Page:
Croatians - and their government - have reacted with shock and outrage over the sentencing in the Hague last week of two former generals for crimes against humanity committed over fifteen years ago by troops they commanded.
Ante Gotovina and Mladen Markac were sentenced last week to 24 and 18 years respectively, after being found guilty of orchestrating a campaign of murder and looting that led to the expulsion of some 200,000 Serbs from the Krajina region of Croatia in August 1995.
Operation Storm, conducted by Croatian troops, was heavily supported by the United States. It lasted just four days and is seen as a turning point in Croatia’s war of independence.
Along with the mass expulsions, the operation resulted in the deaths of three hundred Serb civilians by artillery fire and extra-judicial killings.
The International Criminal Tribunal for the former Yugoslavia (ICTY) said the "the Croatian military committed acts of murder, cruel treatment, inhumane acts, plunder, persecution and deportation."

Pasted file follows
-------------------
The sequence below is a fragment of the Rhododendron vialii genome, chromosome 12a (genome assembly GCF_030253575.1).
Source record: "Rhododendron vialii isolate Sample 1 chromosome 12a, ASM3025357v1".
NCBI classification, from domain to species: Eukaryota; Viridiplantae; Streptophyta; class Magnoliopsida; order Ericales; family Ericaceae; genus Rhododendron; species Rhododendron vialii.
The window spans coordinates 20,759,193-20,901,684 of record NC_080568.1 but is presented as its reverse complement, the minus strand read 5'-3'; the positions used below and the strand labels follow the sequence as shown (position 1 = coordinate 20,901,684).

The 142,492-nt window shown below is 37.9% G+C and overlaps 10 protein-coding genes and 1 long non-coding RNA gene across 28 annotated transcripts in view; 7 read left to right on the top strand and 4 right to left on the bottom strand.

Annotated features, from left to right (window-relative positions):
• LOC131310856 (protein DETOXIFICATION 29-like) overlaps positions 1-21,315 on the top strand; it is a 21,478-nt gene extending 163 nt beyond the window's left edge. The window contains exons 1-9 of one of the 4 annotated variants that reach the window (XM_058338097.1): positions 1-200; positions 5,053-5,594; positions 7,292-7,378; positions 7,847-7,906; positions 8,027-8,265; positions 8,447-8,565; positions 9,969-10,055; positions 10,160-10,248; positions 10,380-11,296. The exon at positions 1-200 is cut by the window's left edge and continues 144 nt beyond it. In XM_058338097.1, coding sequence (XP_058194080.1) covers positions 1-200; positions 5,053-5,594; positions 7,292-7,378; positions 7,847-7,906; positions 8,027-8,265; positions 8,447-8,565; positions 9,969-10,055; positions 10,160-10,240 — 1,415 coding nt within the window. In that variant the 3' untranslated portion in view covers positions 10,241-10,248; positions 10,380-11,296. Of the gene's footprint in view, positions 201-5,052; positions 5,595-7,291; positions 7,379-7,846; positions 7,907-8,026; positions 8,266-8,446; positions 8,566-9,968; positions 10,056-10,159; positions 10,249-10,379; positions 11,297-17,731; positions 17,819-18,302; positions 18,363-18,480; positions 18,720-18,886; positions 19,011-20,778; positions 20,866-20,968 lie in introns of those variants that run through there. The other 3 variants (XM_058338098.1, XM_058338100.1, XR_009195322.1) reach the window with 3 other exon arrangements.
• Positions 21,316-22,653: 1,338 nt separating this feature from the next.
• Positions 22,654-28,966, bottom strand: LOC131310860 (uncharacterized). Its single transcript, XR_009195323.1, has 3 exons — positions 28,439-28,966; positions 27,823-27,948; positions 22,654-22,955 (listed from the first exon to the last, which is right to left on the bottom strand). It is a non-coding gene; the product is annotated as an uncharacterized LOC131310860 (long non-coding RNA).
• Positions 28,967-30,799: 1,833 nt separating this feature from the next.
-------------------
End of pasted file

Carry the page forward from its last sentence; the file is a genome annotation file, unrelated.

See UN news service report here.
It added the Croatian leadership had engaged, along with late president of Croatia, Franjo Tudjman, in “a joint criminal enterprise” whose aim - during and after the operation - was to forcefully and permanently remove the Serb population from Croatia.
Tudjman died in 1999 as prosecutors at The Hague were planning his indictment.
The judges said the generals abused their power by failing to prevent further crimes against vulnerable victims.
Judge Alphons Orie, who presided over the trial, said that the case was not about the legality of resorting to and conducting war.
"This case was about whether Serb civilians in the Krajina were the targets of crimes and whether the accused should be held criminally liable for these crimes," he stressed.
The Croation government, which has funded the generals’ defence, slammed the sentences as “unacceptable” and vowed to support their appeals.
Tens of thousands of Croats demonstrated against the verdict in the capitol Zagreb Sunday, chanting slogans against the EU. There were also protests by Croatian expatriates, with 4,000 marching in Australia.
According to the New York Times, US military advisors helped plan the offensive against Serb forces and trained Croatian forces, and US drones over flew the region providing intelligence.